Nostalgia is a powerful force. Sometimes it sits besides you like an old friend and other times it sneaks up when you least expect it. Two recent holidays, National POW/MIA Recognition Day on September 15 and the Air Force Birthday on September 17 have evoked deep nostalgic feelings within me and reminded me of two songs, stylistically different, but similar in the memories that they represent in my heart and mind.
“The U.S. Air Force” or, as it’s better known, “Wild Blue Yonder” will always be a favorite song of mine (listen here). The minute I hear it, my throat constricts as I try my hardest to swallow the sobs and keep my tears from spilling out. At the same time, I am overcome with pride for my late husband Larry’s service and valor on behalf of our country. It’s been 46 years since Larry was killed—February 1971. When his remains were finally recovered and his funeral held at Arlington in 2007, the US government and I had kept our promise to bring him home safely.
“I Can’t Stop Loving You,” by Ray Charles (listen here), sits in juxtaposition to “Wild Blue Yonder” in the intangible list of greatest hits in my soul. In my book, Where the Water Meets the Sand, I write about my deep desire to have Larry’s remains back. It was only then that I realized that our relationship would be sustained forever, at the deepest level. Flesh and bones may die, but loving relationships never end.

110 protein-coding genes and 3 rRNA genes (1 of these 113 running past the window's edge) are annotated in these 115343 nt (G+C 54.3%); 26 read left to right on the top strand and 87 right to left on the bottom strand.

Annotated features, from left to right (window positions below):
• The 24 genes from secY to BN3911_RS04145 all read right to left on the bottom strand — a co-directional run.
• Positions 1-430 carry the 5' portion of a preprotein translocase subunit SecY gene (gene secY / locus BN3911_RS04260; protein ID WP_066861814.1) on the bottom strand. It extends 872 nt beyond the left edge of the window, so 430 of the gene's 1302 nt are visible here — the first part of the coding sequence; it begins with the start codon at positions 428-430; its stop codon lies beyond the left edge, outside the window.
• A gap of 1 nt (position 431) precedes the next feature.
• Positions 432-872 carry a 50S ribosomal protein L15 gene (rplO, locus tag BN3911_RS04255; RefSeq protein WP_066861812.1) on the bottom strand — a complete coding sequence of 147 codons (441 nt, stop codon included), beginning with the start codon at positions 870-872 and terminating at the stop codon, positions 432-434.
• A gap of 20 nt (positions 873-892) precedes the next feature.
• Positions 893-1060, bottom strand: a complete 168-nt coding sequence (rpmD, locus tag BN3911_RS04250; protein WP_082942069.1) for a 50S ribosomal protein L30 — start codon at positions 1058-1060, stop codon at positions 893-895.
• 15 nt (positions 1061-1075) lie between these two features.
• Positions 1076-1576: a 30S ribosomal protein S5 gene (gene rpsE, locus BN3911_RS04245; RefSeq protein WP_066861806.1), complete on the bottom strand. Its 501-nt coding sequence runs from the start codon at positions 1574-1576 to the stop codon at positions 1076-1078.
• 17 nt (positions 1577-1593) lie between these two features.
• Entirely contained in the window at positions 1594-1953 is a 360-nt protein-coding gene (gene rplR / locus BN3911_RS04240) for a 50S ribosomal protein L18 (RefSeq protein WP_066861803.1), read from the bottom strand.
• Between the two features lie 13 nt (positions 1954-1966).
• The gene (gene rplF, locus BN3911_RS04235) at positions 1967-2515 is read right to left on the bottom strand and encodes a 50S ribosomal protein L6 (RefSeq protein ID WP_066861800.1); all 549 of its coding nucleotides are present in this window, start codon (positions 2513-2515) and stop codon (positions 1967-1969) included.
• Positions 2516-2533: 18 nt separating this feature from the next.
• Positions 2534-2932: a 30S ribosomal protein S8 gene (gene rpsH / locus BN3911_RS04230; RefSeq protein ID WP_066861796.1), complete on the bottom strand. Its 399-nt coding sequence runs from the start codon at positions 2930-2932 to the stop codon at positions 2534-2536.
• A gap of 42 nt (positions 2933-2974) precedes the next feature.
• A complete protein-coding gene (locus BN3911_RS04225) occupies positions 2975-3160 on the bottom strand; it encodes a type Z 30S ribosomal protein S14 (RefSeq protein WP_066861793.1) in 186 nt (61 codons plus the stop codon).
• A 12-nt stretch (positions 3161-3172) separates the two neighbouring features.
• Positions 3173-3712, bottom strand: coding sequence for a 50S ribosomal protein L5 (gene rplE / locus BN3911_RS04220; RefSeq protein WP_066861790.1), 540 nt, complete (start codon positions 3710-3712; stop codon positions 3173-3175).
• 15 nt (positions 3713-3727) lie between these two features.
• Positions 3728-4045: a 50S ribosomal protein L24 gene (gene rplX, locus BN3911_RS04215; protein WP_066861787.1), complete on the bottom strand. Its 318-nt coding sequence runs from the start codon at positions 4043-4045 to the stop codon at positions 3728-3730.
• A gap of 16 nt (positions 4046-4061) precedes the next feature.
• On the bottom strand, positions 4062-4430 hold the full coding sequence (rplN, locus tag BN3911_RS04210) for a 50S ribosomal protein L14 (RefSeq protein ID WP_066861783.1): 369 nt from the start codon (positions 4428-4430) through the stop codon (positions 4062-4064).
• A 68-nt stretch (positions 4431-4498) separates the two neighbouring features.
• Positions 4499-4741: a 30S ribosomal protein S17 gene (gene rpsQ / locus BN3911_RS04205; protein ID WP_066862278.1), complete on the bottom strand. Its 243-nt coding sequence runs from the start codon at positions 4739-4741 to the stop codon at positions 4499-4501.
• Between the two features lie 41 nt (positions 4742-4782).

This is certainly true for many of the important people I’ve lost in life: my father, mother, brother and my grandmother Nennie. As I celebrate 70 years, I’m more and more aware of how our lives are shaped by those who come before and after us, living and dead. Yet, our love for each other is what binds us together. This week, reflect on those who have passed on in body but whose love remains ever present in your life.